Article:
Struggle. Most of us spend as little time as possible engaged in it. Fewer of us still have ever relished it or even delighted in it. Struggle is something forced on us: constantly retreated from, we prefer any kind of anesthesia to thinking, examining, failing. It was perhaps ever thus. Christianity talks about taking up the cross; Hinduism has shraddha (the struggle to maintain moment-by-moment attentiveness to what we are doing and saying); Marxist politics is ‘the struggle.’ Auden, in his poem ‘Spain’, pits against all the mad, wondrous yesterdays and ‘romantic’ tomorrows an urgent, difficult present: ‘But to-day, the struggle’ is his refrain. Struggle, he argues in this poem at least, is essential.

Recently, however, I found myself feeling that somehow the political, the intellectual, even (and, as an agnostic, I use this word gingerly) spiritual imperative to struggle is being slowly washed away. My alarm was sparked when reading about Tibor Fischer’s comment in The Telegraph that he had never managed to finish a novel by Faulkner. Given that I am currently wrestling with As I Lay Dying, I found myself thinking of Fischer as something of a wimp: ‘call yourself a literary novelist and you can’t finish Faulkner? Gadzooks! What is the world coming to?’ Fischer’s comment seemed at that splenical moment to be part of a wider cultural languour, malaise, even. You’ve all seen the evidence. Think of the book bestseller lists where most of the top 20 are cookery books or biographies (don’t get me wrong, I love both genres, but in those lists you can almost smell the fear of the novel). Articles where it’s reported that sorting your rubbish into several categories is just too taxing and amounts ‘to an infringment of my human rights and shit’ (apologies to Armstrong and Miller there). Or that cooking a meal involving the use of a knife and vegetables you actually have to chop (yes, you, Nigella) is positively debilitating.  Fischer isn’t the only one, then, to ask ‘bovvered?’ However, his ostensibly innocent expression of defeat pushed me over the edge.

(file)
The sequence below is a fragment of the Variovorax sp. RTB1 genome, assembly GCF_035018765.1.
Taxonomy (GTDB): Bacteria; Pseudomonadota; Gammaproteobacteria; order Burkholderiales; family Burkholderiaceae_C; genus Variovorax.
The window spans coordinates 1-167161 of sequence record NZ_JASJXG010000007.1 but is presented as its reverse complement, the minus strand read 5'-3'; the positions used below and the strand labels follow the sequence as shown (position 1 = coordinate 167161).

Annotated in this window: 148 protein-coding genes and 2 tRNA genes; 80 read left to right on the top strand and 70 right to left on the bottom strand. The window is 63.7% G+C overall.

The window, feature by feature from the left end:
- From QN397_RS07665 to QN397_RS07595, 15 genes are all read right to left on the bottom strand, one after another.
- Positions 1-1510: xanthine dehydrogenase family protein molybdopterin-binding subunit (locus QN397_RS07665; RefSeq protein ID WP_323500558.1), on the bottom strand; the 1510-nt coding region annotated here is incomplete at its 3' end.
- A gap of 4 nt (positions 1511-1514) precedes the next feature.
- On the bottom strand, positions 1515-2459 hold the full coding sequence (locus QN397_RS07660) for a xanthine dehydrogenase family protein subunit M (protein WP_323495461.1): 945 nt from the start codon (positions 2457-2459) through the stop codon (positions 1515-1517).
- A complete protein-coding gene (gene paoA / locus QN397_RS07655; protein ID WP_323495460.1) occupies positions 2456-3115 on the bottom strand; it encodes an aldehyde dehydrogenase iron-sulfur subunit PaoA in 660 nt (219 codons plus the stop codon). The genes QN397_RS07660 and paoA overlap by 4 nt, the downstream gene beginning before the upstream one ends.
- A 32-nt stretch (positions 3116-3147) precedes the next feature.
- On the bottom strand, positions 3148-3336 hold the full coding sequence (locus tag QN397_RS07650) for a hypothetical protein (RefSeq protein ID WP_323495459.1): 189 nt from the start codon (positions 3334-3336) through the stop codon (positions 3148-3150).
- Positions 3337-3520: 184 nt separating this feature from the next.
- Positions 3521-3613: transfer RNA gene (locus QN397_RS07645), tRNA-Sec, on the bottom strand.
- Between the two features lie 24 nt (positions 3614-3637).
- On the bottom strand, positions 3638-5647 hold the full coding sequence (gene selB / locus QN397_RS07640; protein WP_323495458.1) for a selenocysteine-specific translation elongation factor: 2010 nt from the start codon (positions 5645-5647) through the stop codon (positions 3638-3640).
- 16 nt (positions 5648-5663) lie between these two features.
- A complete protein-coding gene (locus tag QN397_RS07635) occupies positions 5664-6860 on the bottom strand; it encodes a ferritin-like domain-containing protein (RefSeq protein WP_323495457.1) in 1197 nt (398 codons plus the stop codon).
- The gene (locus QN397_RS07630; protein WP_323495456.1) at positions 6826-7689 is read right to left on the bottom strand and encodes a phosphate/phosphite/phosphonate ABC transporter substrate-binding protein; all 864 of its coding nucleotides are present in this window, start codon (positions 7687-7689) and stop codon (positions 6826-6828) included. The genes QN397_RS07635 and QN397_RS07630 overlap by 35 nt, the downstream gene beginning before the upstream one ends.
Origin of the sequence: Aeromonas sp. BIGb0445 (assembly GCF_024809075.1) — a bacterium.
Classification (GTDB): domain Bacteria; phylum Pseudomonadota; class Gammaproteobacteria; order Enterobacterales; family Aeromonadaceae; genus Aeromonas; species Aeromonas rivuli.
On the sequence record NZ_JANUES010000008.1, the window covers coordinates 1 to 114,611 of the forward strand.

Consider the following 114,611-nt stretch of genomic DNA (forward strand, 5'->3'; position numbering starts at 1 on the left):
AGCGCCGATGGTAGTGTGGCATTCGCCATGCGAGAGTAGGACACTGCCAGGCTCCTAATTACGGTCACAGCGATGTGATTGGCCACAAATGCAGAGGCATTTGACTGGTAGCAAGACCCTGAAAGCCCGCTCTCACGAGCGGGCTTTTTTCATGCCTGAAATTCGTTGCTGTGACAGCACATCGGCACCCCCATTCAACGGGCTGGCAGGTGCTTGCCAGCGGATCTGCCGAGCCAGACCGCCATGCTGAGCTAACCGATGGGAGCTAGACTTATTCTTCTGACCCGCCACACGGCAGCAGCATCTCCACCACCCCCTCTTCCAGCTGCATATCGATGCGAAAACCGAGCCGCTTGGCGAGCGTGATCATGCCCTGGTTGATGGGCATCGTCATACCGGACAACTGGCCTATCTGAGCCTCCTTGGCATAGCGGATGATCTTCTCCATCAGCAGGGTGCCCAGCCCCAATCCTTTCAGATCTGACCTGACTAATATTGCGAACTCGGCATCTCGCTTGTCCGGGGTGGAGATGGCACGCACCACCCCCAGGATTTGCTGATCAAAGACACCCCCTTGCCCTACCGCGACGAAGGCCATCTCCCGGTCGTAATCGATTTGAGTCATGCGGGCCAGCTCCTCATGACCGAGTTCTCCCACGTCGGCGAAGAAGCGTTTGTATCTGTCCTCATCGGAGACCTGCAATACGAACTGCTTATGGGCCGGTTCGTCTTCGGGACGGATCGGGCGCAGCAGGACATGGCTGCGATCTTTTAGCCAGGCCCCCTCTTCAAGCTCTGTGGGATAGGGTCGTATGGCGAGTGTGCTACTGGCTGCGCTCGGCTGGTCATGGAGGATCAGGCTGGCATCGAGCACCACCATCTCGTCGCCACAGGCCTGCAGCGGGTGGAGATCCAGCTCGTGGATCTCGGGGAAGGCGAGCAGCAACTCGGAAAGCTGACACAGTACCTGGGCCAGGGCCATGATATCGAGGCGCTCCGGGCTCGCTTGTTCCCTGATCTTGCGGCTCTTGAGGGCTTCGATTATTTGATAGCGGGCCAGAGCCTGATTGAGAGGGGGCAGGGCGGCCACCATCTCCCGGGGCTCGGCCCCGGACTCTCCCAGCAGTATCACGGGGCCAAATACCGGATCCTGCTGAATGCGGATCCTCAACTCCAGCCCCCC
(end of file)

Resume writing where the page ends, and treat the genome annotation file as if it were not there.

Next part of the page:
Thus, Fischer reignited my love of the noble struggle (ignoble, often enforced, struggle being the Lemsip Max Strength ideology of the modern workplace, at once sniffy and cowed): such is my competitiveness, that I determined to read Faulkner’s entire oeuvre on the spot. Of course, I can see Fischer’s point: Faulkner is clotted, elliptical, cussed in his lyricism. Reading As I Lay Dying can be as slow and even as treacherous as the journey of Addie Bundren’s coffin to its resting place. But, my God! Treading, backtracking, advancing over this ground of Faulkner’s: what a fight to stay standing! The language masters you like weather: ‘In a strange room you must empty yourself for sleep’ is only the beginning of a slippery meditation: Darl floating between is and is not; the whole world in the novel sliding around the same way.

Faulkner confuses the hell out of me, I admit. But trying him on, exploding his words; that’s what we need to do with language if we are to deserve the name of ‘mensch’ (to borrow Primo Levi’s high term of praise). Failing again and failing better is what humans desperately need to do, imaginatively and politically (politics and imagination are not two). Imagination and the struggle to imagine keeps political will alive. I cease to picture what damage is being done by climate change and I am supine, servile, acquiescent, complicit. I see, visualise Bush’s stupidity, Brown’s acquiescence intellectually and emotionally and I fuel my will to act. Imaginative struggle does not guarantee decent political opinion or activism, but it sure helps. It means, at least, I am awake. It means I refuse to let myself off the hook when I fail to act. Try again, fail again, fail better. Struggle is the rudder of the imagination. Struggle is conscience, guttering sometimes, but never snuffed out.